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World Bank bans local firm

Labourers work on a construction site in Phnom Penh earlier this year. The World Bank has announced a sanction in place against Cambodia’s  CDW Construction Co for submitting what is says were fraudulent financial documents.
Labourers work on a construction site in Phnom Penh earlier this year. The World Bank has announced a sanction in place against Cambodia’s CDW Construction Co for submitting what is says were fraudulent financial documents. Vireak Mai

World Bank bans local firm

The World Bank’s corruption investigation unit has banned a Cambodian construction firm from entering future tender processes as punishment for submitting what it says were fraudulent financial documents.

The bank’s Integrity Vice Presidency (INT) last week announced the sanction on CDW Construction Co for a period of three years for engaging in fraudulent practices in connection with the bank’s Ketsana Emergency Reconstruction and Rehabilitation Project (KERR).

“An investigation by the INT revealed CDW Construction submitted fraudulent financial reports and a false statement of construction turnover in its bid in connection with the procurement process,” the bank’s July 29 statement reads.

Announced for tender in late 2010 and officially completed on July 31 this year, the $37 million KERR project provided disaster relief and restored roads, water and sanitation services for communities affected by 2009’s Typhoon Ketsana, which killed 43 and caused $140 million in damage.

Chuon Dawin, president of CDW Construction, admitted that his firm had been “blacklisted” after submitting an unsuccessful proposal to the World Bank to repair a typhoon-damaged road in Kampong Thom province.

But Dawin criticised the World Bank’s bidding process, saying it did not allow enough time for companies to pull together accurate financial assessments of the proposed work, and he called the bank’s efforts to pursue the matter unwarranted.

“The problem was that my draft was different to the external auditor’s assessment of the project because I had a very short time to do it and the World Bank’s criteria was very complicated,” he said.

“I decided not to follow through with this project, which we didn’t win anyway, so why is the World Bank still asking me about it and why is my company in their blacklist?”

According to Dawin, CDW Construction won a bidding process in 2007 for a $100,000 contract with the World Bank to build a structure in Koh Kong province.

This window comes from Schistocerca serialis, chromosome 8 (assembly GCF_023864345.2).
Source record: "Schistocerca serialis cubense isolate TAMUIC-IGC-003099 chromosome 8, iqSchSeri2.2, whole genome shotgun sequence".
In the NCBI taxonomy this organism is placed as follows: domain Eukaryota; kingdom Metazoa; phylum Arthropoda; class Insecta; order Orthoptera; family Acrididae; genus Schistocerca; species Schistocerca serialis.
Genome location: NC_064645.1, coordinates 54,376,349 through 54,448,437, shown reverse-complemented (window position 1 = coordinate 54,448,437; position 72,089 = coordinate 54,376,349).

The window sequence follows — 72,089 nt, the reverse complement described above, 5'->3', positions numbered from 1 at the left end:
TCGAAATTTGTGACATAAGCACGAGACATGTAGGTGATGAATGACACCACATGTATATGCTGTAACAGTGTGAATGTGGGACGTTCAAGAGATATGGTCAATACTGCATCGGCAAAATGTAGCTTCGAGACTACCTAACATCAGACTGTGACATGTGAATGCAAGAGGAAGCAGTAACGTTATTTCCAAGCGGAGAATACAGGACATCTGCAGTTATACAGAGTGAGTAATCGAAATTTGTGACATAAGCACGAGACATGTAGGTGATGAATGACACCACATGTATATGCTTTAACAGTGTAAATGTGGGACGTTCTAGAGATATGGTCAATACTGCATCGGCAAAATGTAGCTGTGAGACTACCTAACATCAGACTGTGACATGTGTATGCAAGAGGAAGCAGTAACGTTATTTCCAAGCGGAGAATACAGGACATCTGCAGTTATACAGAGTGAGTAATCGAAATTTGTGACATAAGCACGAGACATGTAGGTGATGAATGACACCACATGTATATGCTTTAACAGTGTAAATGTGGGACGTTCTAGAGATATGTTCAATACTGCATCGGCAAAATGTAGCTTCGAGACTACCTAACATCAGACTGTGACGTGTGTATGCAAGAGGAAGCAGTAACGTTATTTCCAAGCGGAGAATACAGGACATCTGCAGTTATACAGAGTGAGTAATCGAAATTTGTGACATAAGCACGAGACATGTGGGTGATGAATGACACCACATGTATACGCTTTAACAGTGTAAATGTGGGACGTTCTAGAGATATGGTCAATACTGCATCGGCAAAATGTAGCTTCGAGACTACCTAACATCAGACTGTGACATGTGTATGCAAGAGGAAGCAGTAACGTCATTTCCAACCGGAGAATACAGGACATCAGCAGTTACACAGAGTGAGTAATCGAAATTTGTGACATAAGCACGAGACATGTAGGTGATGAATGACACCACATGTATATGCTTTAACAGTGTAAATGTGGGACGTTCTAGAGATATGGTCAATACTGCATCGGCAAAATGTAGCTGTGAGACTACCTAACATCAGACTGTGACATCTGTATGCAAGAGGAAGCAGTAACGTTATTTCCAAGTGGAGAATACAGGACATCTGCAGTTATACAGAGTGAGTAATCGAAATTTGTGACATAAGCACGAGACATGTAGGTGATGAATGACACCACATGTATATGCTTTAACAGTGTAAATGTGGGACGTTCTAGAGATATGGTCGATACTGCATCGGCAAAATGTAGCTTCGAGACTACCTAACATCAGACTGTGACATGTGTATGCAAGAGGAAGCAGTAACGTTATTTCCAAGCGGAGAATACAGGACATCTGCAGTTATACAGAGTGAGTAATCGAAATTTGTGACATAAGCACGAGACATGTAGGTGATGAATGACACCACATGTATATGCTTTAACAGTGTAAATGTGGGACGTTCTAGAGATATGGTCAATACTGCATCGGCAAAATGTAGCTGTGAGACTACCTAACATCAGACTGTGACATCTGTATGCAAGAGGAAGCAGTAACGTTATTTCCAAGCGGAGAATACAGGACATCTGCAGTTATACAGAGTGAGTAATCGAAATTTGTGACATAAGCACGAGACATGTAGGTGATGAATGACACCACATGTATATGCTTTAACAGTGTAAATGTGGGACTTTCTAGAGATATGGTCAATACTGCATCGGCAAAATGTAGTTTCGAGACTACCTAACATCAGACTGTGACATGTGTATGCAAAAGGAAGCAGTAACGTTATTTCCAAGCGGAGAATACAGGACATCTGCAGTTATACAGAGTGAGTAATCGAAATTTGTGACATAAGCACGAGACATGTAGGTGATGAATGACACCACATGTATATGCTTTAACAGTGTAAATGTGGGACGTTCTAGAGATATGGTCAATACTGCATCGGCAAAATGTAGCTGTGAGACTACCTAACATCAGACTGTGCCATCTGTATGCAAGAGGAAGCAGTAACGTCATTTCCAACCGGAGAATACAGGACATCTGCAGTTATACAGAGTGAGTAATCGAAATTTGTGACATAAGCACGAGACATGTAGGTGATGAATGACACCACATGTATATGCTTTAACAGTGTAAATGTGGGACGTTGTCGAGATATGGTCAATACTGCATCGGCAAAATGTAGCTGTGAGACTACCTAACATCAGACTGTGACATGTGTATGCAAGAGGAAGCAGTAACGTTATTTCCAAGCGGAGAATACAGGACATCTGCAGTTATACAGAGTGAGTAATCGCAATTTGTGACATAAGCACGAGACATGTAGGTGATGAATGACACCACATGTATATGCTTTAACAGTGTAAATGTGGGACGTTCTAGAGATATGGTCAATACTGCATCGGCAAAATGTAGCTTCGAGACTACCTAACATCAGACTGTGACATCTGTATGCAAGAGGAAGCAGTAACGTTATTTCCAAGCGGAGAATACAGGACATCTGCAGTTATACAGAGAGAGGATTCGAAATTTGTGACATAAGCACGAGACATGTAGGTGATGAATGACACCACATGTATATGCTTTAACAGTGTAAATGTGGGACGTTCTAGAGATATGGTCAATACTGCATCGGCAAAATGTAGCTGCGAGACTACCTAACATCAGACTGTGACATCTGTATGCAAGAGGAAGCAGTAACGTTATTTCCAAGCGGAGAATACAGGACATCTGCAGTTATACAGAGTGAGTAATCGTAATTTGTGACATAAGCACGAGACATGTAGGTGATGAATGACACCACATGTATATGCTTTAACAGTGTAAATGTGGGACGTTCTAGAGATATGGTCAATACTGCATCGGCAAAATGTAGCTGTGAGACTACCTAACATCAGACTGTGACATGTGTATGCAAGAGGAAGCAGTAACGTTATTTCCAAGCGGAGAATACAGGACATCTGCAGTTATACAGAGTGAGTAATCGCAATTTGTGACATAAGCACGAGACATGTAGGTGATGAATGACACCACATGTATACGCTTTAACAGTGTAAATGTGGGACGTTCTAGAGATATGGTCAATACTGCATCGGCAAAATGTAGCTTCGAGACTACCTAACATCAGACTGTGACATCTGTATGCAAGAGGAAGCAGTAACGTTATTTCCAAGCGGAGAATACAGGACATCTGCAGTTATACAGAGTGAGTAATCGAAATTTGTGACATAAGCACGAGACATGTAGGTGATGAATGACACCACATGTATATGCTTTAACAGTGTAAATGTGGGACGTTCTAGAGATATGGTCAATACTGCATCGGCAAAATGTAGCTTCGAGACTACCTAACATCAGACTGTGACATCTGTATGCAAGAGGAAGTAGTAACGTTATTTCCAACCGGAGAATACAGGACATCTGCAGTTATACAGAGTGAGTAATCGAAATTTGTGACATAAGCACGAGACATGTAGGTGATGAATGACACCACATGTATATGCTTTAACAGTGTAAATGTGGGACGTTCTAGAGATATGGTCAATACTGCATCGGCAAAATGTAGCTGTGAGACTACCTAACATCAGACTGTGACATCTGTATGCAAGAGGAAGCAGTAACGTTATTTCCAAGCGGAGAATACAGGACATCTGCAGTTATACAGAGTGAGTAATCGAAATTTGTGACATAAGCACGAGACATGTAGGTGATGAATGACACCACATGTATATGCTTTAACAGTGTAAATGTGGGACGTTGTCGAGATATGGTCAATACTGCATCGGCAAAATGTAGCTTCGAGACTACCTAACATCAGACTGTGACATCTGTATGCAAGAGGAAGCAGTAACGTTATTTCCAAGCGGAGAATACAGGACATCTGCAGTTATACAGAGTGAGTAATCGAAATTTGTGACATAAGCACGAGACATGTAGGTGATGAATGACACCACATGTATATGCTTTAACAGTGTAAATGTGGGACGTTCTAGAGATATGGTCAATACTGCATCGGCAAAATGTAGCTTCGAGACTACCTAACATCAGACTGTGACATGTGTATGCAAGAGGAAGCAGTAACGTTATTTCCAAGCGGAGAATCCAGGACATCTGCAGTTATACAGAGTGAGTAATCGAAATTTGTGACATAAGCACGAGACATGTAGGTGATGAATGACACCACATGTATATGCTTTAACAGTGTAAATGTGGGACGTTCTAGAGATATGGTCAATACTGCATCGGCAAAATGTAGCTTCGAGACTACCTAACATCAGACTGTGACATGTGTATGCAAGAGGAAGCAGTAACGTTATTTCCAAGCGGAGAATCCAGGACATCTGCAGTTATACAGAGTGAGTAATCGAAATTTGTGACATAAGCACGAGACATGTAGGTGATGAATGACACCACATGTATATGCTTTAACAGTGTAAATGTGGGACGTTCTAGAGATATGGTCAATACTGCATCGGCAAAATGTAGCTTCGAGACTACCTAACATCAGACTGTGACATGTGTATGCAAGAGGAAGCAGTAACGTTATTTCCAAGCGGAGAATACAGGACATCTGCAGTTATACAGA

Dawin’s firm was not alone in the World Bank’s recent round of debarments, with two Dutch companies also banned for similar fraudulent practices in Iraq.

“Managing fraud and corruption risks through corporate compliance and preventative work in development projects is a priority particularly in conflict-affected situation where needs for services and infrastructure cannot be excused or delayed,” World Bank integrity vice president Leonard McCarthy was quoted as saying in the statement.

The World Bank in Cambodia declined to comment on the matter, and the US-based INT did not return requests for comment.

According to the World Bank’s Internal Advisory Board (IAB), which worked with the bank on anti-corruption and anti-fraud measures between June 2008 and June this year, the INT’s sanction and debarment regulations have so far proven successful, albeit it with some flaws.

The IAB’s latest annual report, published in February, shows the INT had 69 active investigations into fraudulent and corrupt practices and 78 active debarment cases across the World Bank group as of December 31, 2013.

Of the INT’s debarment process, the IAB said: “The object of the sanctions system should be efficient disposal of business to protect the reputation of the Bank and use the authority of the Bank as an exemplary lender to make a stand against fraud, corruption and other sanctionable activities.”

The IAB’s assessment also raised concerns of malpractice within the World Bank’s ranks, particularly with regards to monitoring and reporting corrupt and fraudulent activities, and urged the bank to maintain its role as a lending institution first.

“In the course of our on-site visits, we have been alerted to possible incidents of individual or systemic screening and filtering of reports within regional managements . . . This issue should indeed be taken very seriously by the Bank,” the IAB said in its 2013 annual report, published in February.

“The IAB has consistently recommended that the bank remember that it is a lending institution – not a judicial body. It does not have the powers of a judicial body nor does INT have the powers of a criminal investigator.”


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